In general, the results suggest that cognitive errors are important factors discriminating children with high levels of anxiety from children with low levels of anxiety. These results support the relevance of Beck's cognitive model, originally developed to explain emotional disorders in adults, for a better understanding of emotional disorders in children.

The study of cognitive models of emotional disorders has more than just a theoretical interest, it has important and practical implications in the evaluation and treatment of childhood psychopathology. These models suggest the potential change processes that should be included in psychotherapy with children (Kendall & Treadwell, 2007). The results of this study suggest that maladaptive cognitive styles associated with anxiety can be identified in school aged children. Consequently it is important to include instruments that measure such factors within this stage of development and to include strategies aimed at modifying cognitive styles in the treatment of children with anxiety disorders. The inclusion of evaluation measures such as the Cognitive Errors Questionnaire can provide important clues to the therapist and the child, thus enabling the identification of the child's most common cognitive biases that should be targeted for the therapeutic intervention.

The majority of cognitive-behavioral intervention programs have a component directed at the modification of maladaptive cognitions (Chu & Harrison, 2007). More recently, some studies have also gathered evidence that suggests that the change of cognitive processes is a significant mediator of therapeutic change in anxious children (Kendall & Treadwell, 2007; Muris, Mayer, den Edel, Wamelen, & Roos, 2009). However future studies should determine which are the most appropriate therapeutic strategies to reduce cognitive errors in school aged children. There are different therapeutic strategies for the modification of anxious cognitions, including self-instructional training and cognitive restructuring. In self-instructional training, anxious children are taught to replace their anxious self-talk by more positive coping self-talk. Cognitive restructuring involves monitoring and identifying negative automatic thoughts and cognitive errors, disputing these thoughts and identifying alternative thoughts. Until now it is unknown if these same strategies are equally effective in modifying cognitive errors in school aged children.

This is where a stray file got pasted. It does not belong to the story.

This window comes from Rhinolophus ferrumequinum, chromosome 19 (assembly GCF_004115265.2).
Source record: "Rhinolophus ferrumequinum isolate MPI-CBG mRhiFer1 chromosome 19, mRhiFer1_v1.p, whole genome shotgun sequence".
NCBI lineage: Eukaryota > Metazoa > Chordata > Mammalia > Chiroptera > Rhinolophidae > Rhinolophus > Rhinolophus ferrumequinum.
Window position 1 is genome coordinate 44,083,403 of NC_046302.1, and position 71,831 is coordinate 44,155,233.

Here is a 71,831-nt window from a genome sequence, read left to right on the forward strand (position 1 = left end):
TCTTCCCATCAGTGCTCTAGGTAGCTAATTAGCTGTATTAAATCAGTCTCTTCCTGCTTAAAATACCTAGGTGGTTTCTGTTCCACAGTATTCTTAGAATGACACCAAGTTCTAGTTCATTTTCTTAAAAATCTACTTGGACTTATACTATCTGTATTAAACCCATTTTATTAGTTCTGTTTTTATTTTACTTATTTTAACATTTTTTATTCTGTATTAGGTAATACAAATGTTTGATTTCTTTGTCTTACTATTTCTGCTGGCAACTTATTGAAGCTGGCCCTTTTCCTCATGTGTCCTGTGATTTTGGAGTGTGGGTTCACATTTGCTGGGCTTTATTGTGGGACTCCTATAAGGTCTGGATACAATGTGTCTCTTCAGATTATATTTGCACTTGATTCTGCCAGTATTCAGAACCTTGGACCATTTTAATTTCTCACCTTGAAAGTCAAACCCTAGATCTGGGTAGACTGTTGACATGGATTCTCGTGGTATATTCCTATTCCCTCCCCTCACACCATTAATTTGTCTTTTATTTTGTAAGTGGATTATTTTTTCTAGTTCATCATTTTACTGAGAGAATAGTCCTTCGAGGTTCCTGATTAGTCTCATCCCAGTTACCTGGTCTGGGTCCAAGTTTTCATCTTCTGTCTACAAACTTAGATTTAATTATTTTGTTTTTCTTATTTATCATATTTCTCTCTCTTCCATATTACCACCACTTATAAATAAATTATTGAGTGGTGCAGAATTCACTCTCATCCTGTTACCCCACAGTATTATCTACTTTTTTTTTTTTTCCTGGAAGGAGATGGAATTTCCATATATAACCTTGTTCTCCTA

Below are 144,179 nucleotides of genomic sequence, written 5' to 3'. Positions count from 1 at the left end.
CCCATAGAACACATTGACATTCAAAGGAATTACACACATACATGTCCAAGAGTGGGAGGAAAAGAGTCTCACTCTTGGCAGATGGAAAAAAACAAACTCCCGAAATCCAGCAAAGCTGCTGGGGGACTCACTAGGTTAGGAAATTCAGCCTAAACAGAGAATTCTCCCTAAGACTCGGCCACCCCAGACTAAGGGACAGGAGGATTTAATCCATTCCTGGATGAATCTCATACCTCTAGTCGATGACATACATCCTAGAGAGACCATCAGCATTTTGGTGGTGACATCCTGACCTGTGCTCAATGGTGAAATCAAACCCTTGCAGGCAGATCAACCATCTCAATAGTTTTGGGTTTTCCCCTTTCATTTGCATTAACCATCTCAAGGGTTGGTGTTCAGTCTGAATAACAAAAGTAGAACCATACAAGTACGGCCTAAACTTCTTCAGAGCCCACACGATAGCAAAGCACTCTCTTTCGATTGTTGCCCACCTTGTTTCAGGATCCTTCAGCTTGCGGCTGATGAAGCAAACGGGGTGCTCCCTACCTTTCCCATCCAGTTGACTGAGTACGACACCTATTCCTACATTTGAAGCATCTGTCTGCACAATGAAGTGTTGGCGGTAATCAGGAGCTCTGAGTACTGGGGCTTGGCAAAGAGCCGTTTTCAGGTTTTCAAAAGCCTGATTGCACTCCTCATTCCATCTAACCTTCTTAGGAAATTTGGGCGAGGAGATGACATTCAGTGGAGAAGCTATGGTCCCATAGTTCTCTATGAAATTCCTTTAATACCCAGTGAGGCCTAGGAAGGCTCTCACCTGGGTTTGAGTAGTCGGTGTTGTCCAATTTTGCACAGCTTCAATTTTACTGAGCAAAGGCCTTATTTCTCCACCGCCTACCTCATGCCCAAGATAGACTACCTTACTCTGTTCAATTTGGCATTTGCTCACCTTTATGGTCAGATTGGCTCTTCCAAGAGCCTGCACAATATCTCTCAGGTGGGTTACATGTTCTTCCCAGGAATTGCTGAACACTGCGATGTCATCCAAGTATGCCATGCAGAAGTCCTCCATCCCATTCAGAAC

Despite the contributions of this study, it is important to point out its limitations, including the cross-sectional design and the recurrence of a single informant. Thus, it seems important to gather more empirical evidence, with longitudinal and multi-informant studies, in order to clarify the role of cognitive errors in the development of anxiety problems in children. Moreover, age is one of the proxy indicators of development, so for a better understanding of the role of development in anxiety disorders, it is important to use other more specific indicators of cognitive and socio-cognitive development in future studies.

  • Endereço para correspondência:
    Faculdade de Psicologia, Universidade de Lisboa
    Alameda da Universidade, Lisboa, Portugal 1649-013.
    E-mail:
  • Recebido: 31/05/2011

    1ª revisão: 17/10/2011

    Aceite final: 26/01/2012

  • *
    Acknowledgments: This study was supported by a grant awarded to the first author by Fundação para a Ciência e Tecnologia (SFRH/BPD/63960/2009). The authors thank all the schools, families and children that participated in this study and made it possible.
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    Endereço para correspondência: Faculdade de Psicologia, Universidade de Lisboa Alameda da Universidade, Lisboa, Portugal 1649-013. E-mail: aipereira@fp.ul.pt * Acknowledgments: This study was supported by a grant awarded to the first author by Fundação para a Ciência e Tecnologia (SFRH/BPD/63960/2009). The authors thank all the schools, families and children that participated in this study and made it possible.

    Publication Dates

    • Publication in this collection
      23 Jan 2013
    • Date of issue
      2012

    History

    • Received
      31 May 2011
    • Accepted
      26 Jan 2012
    • Reviewed
      17 Oct 2011